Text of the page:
Corporate Governance in India: The Transition from Code to Statute
In Jean J. du Plessis & Chee Keong Low (eds.), Corporate Governance Codes for the 21st Century: International Perspectives and Critical Analyses (Switzerland: Springer International Publishing, 2017) 97-114
21 Pages Posted: 18 May 2018 Last revised: 1 Jun 2018
Date Written: May 4, 2018
This paper explores the evolution and implementation of corporate governance norms in India. While India initially jumped on the bandwagon of countries adopting voluntary codes of corporate governance following the Cadbury Report, the approach towards “soft law” was rather quickly jettisoned in favour of a mandatory approach towards corporate governance. As a result of more recent reforms, corporate governance norms have now become well ensconced almost in their entirety in the primary corporate legislation (a phenomenon this paper refers to as the “ultra-mandatory” approach), arguably more so than most jurisdictions. As this paper demonstrates, voluntary codes are ill-equipped to serve their goals in dissimilar jurisdictions, as their success is dependent upon a cocktail of factors that may not be present in all legal systems. Considering an emerging economy like India as an example, it is clear that in the absence of such factors corporate codes merely perform lip service, and do not carry any functional effectiveness. However, in India’s case, the pendulum has swung far afield towards mandating corporate governance in that it has resorted to legislative rulemaking that also attracts significant costs. This paper advocates for a milder form of the mandatory approach towards corporate governance that is consistent with the corporate structures and legal system prevalent in India, but is rid of the unnecessary rigours of the present approach.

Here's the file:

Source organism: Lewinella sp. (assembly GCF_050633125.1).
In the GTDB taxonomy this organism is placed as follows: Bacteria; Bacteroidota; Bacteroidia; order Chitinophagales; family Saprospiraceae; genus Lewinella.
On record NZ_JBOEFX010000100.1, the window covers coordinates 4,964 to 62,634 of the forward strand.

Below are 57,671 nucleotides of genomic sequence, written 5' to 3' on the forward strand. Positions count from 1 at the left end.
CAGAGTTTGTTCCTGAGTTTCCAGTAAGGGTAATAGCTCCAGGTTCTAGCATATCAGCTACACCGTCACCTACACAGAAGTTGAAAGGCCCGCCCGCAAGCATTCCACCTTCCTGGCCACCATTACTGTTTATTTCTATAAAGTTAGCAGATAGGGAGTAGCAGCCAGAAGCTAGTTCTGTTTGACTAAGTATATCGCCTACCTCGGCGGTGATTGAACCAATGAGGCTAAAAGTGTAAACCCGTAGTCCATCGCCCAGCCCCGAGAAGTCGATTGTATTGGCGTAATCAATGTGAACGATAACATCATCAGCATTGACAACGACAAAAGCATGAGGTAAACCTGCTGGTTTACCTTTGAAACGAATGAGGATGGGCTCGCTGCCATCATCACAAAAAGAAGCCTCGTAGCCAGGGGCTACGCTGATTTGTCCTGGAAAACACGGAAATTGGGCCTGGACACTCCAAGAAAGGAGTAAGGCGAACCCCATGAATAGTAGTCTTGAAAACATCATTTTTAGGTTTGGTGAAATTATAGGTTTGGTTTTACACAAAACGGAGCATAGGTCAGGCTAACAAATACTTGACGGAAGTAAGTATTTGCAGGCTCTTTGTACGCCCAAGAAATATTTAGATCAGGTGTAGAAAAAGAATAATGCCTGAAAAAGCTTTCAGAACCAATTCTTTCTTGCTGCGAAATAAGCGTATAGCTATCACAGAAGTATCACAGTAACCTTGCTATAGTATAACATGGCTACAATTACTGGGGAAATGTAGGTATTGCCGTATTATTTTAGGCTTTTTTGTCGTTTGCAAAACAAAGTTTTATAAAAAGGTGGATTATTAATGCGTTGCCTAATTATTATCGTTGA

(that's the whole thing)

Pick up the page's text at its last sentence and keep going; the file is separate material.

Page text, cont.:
Keywords: Corporate governance code, India, soft law, mandatory approach
JEL Classification: K22
Suggested Citation: Suggested Citation